amount of wheat may be used with |
corn for fattening steers but should
be ground. Ca's are too hulky be-
cause of the hul's fo use ir large
quantities but may comprise a third
of tae ration, while barley or oats
may be used to the extent of une-
half of the grain ration.
—Sod orchards usually show worse
damage than orchards receiving
clean cultivation. Hence the neces-
sity of guarding sod orchards against
mouse injury.
—If the trees are troubled with
scale, they should be sprayed in late
March or early in April wih lime-
sulphur spray,
talking machine, but Edison made
——Subscribe for the Watchman.
no one came.
Tom was back at his job
in town. Jim was in col
lege. And Sue, with her
children, couldnt come
home very often.
Then one evening the
telephone rang. It was
Jim. “Just wanted to
chat,” he told his Mother.
“How're you and Dad?”
For several minutes fam.
ily news and happy confi-
dences flew back and forth
between mother and son.
The conversation ended,
Mrs. Kemp turned from
the telephone with eyes
shining. “Dad,” she ex-
claimed, “Jim gave me an
idea! Let's call up Tom
and Sue. From now on
I'm going to visit the
children by telephone and
not sit here alone!"
The modern
T was lonely on the farm
now that winter had set-
listening for footsteps. But
[vestments amounted to $5,250,000,000 | of Dr. Carl L. Hubbs, head of the | competitors. The Commission is in| About 200 pounds of superphosphate ° °
in 1930 and officials of the Department | Institute for Fisheries Research of | no way responsible for any state- | an acre applied with the corn plant- Good Printin . Y.
|of Commerce estimate that it spends | the University of Michigan. Dr. | ment contained in the advertisement | er will almost always stimulate | SPOOR EX 2EALE This Interests ou
1$500,000,000 a year in Improvements Hubby has proved. ial sections of | of such schools. early grows % wh facilitate the SRE CIALRY ia Wor 's :
‘alone. rout sreams wi are practically | © | early cultivations. It will also ha A The kman's Compensation
: fishless -because they lacked deep ten maturity and usually will in- Law went into effect Jan. 1,
pools (In which trout live) or old | example of a long bend in the Little | crease the yield, at the 1916. Tt makes insurance com-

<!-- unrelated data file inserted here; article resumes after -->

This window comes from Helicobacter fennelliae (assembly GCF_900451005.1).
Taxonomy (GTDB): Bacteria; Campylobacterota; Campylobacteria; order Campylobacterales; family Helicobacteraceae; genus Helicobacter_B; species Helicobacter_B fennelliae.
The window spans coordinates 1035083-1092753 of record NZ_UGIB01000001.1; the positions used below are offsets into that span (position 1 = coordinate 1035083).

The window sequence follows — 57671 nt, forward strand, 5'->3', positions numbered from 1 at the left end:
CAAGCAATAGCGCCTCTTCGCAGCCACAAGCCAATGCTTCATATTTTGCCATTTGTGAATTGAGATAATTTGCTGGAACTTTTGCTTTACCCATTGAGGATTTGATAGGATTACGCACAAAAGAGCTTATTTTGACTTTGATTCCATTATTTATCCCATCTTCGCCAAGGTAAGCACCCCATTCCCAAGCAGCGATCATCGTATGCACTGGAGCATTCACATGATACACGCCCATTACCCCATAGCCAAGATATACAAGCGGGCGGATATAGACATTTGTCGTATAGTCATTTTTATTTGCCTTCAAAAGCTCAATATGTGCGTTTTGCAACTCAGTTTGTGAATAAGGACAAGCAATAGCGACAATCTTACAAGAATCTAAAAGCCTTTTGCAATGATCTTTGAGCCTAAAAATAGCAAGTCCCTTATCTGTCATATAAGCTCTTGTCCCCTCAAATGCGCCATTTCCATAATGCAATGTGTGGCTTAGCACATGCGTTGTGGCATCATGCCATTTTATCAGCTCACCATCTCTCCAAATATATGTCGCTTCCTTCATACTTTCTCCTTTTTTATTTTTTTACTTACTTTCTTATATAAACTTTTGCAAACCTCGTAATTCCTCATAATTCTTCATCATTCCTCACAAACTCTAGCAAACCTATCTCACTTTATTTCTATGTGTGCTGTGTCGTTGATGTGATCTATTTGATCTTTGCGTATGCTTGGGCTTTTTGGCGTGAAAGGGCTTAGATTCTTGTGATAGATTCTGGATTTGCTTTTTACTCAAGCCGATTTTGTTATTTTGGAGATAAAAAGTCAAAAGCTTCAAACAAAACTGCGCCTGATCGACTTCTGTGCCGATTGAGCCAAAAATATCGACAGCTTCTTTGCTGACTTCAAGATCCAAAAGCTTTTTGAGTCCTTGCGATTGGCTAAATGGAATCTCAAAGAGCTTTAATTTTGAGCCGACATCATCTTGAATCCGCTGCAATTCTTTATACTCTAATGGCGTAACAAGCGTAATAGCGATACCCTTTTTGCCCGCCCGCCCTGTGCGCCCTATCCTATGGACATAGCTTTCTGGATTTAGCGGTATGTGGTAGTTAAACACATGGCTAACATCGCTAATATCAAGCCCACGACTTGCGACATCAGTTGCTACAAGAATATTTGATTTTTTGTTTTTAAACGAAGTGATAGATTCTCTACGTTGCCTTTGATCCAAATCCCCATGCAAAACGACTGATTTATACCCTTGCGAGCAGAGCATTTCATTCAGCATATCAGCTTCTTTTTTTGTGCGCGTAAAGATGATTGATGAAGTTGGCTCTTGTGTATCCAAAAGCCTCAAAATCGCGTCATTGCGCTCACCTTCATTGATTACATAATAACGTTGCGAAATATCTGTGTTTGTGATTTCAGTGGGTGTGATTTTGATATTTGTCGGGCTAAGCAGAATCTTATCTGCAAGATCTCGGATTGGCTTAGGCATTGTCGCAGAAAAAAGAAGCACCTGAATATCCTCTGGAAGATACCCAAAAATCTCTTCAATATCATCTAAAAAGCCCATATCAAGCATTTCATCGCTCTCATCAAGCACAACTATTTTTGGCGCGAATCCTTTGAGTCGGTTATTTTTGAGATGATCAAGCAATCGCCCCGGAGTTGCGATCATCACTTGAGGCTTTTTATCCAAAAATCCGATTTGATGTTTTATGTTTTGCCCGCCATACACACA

‘Kansan Wants Data on snags and logs for cover, can be | Manistee river which in 1930 had no WATCHMAN OFFICE sory. We in plac.
State’s Old Sod Houses | 2itered quickly and cheaply so that | trout holes nor trout in it. Fisher-| Considerable good top soil is Sugh Inguraes, on mapect
Topeka, Kan~Kirk Mech brook trout will move in. The result | men skipped it when on the stream, | lost every year from crops grown There is no of work, from } aly Fh Aa
rep act Ka ecliem, Secre- | i more fish and better fishing. Then it was rehabilitated by install- | under clean cultivation. Depressions | the to the fin- Freveatios Sate yrdy which
4 ry of the Kansas State Historical | The procedure is simple. Log de- | ing log snags. Last year this sec- likely to gully should be protected | ce ra
(society, is In a dilemma, He wants | vices, which any group of fishermen | tion produced excellent catches. by laving sod strips when the land BOOK WORK It will be to your interest to
2 ¥o build a sod house and doesn’t know | can make, are anchored in the| “If all the energy spent by trout |is plowed. Where erosion is more nt vio. eam mitede In. The consult us before placing your
Wow. | stream to deflect or concentrate the | fishermen on long walks between | extensive other precautions can be | satisfactory manner, and ot Prices Insurance.
The history books say that the current so that deep pools are form- | pools were devoted to improvement | used. Ask your county agent about | consistent with the class of this JOHN F. GRAY & SON
Eansas prairies were dotted with ed. Then more logs and debris are | of the water that is skipped, trout | them. Oli on or communicate with '
“@0d houses and that thousands of | provided so that the trout have suf- | fishermen would bear less resem- —_—
<early-day Kansans lived in them. | ficient cover. Dr. Hubbs cites the | blance to golf,” says Dr. Hubbs. —Fresh vegetables not only stim-
Mechem, whose job calls for much | ES ——————— ’
- familiarity with the history books, de- | TE
‘clded to build a sod house in the state | Acres Per Supposed Owner ~~ Taxes and Costs 19 Dich Nicholas: or
museum. But now he can't find any- | $1%a na 1% Diehl, Nicholas, sr
one who knows what the bulldings | T r fu 450 : $3.04 1a Dieh’ Nicholas, St
‘were like. Sal ted Lands, 52 con
Other states have log houses, stone | reasure § e 0 nsea ue 3a fr Kine: Robert - Adam
houses, and other types of pioneer | 26 . Thompson, “ee
structures in their state museums, | For Non-Payment of Taxes for 1929 and 1930. Is = in PENN TOWNSHIP
¥ 160 . - . . SHOVEL 2onssssescasenss 7.87
‘but Kansas wants one of the typical 10 2 Fauliton, Thos. +--Llozd Stove: papier 351
soddies™ But how to build one is FERGUSON TOWNSHIP
ble to the provisions of law relating to the sale of Unseated Land